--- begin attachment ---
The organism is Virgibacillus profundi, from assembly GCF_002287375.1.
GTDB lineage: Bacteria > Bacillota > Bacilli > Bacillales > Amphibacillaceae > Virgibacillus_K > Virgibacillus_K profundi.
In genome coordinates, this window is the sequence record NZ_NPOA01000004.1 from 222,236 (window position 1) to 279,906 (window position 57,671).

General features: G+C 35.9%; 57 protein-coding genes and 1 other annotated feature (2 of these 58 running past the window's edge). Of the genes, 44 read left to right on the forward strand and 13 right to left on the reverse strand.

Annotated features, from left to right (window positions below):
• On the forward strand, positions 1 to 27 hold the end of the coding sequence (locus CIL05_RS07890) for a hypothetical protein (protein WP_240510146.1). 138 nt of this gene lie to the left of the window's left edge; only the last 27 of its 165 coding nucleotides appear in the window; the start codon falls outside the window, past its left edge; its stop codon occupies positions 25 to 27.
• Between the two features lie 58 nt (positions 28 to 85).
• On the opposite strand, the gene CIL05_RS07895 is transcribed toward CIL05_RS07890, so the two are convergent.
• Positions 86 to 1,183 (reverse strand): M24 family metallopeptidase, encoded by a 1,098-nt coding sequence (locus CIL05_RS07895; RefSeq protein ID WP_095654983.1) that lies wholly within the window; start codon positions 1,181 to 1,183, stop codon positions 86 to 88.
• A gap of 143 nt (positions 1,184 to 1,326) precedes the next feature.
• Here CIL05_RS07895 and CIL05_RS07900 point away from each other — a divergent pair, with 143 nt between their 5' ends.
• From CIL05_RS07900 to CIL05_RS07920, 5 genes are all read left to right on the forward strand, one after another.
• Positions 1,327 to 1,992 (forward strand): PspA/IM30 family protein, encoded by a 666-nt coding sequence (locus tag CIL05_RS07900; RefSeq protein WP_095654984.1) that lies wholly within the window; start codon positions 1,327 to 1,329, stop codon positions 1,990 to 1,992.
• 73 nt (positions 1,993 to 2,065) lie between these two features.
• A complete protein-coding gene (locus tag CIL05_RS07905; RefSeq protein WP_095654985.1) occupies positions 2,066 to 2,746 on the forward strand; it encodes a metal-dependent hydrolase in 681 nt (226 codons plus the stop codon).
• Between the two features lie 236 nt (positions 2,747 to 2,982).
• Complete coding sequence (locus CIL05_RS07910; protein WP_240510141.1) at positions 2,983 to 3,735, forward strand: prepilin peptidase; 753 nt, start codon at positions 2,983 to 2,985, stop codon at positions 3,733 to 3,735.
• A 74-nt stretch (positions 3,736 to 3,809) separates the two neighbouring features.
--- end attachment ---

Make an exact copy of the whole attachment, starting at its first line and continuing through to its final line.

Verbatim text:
The organism is Virgibacillus profundi, from assembly GCF_002287375.1.
GTDB lineage: Bacteria > Bacillota > Bacilli > Bacillales > Amphibacillaceae > Virgibacillus_K > Virgibacillus_K profundi.
In genome coordinates, this window is the sequence record NZ_NPOA01000004.1 from 222,236 (window position 1) to 279,906 (window position 57,671).

General features: G+C 35.9%; 57 protein-coding genes and 1 other annotated feature (2 of these 58 running past the window's edge). Of the genes, 44 read left to right on the forward strand and 13 right to left on the reverse strand.

Annotated features, from left to right (window positions below):
• On the forward strand, positions 1 to 27 hold the end of the coding sequence (locus CIL05_RS07890) for a hypothetical protein (protein WP_240510146.1). 138 nt of this gene lie to the left of the window's left edge; only the last 27 of its 165 coding nucleotides appear in the window; the start codon falls outside the window, past its left edge; its stop codon occupies positions 25 to 27.
• Between the two features lie 58 nt (positions 28 to 85).
• On the opposite strand, the gene CIL05_RS07895 is transcribed toward CIL05_RS07890, so the two are convergent.
• Positions 86 to 1,183 (reverse strand): M24 family metallopeptidase, encoded by a 1,098-nt coding sequence (locus CIL05_RS07895; RefSeq protein ID WP_095654983.1) that lies wholly within the window; start codon positions 1,181 to 1,183, stop codon positions 86 to 88.
• A gap of 143 nt (positions 1,184 to 1,326) precedes the next feature.
• Here CIL05_RS07895 and CIL05_RS07900 point away from each other — a divergent pair, with 143 nt between their 5' ends.
• From CIL05_RS07900 to CIL05_RS07920, 5 genes are all read left to right on the forward strand, one after another.
• Positions 1,327 to 1,992 (forward strand): PspA/IM30 family protein, encoded by a 666-nt coding sequence (locus tag CIL05_RS07900; RefSeq protein WP_095654984.1) that lies wholly within the window; start codon positions 1,327 to 1,329, stop codon positions 1,990 to 1,992.
• 73 nt (positions 1,993 to 2,065) lie between these two features.
• A complete protein-coding gene (locus tag CIL05_RS07905; RefSeq protein WP_095654985.1) occupies positions 2,066 to 2,746 on the forward strand; it encodes a metal-dependent hydrolase in 681 nt (226 codons plus the stop codon).
• Between the two features lie 236 nt (positions 2,747 to 2,982).
• Complete coding sequence (locus CIL05_RS07910; protein WP_240510141.1) at positions 2,983 to 3,735, forward strand: prepilin peptidase; 753 nt, start codon at positions 2,983 to 2,985, stop codon at positions 3,733 to 3,735.
• A 74-nt stretch (positions 3,736 to 3,809) separates the two neighbouring features.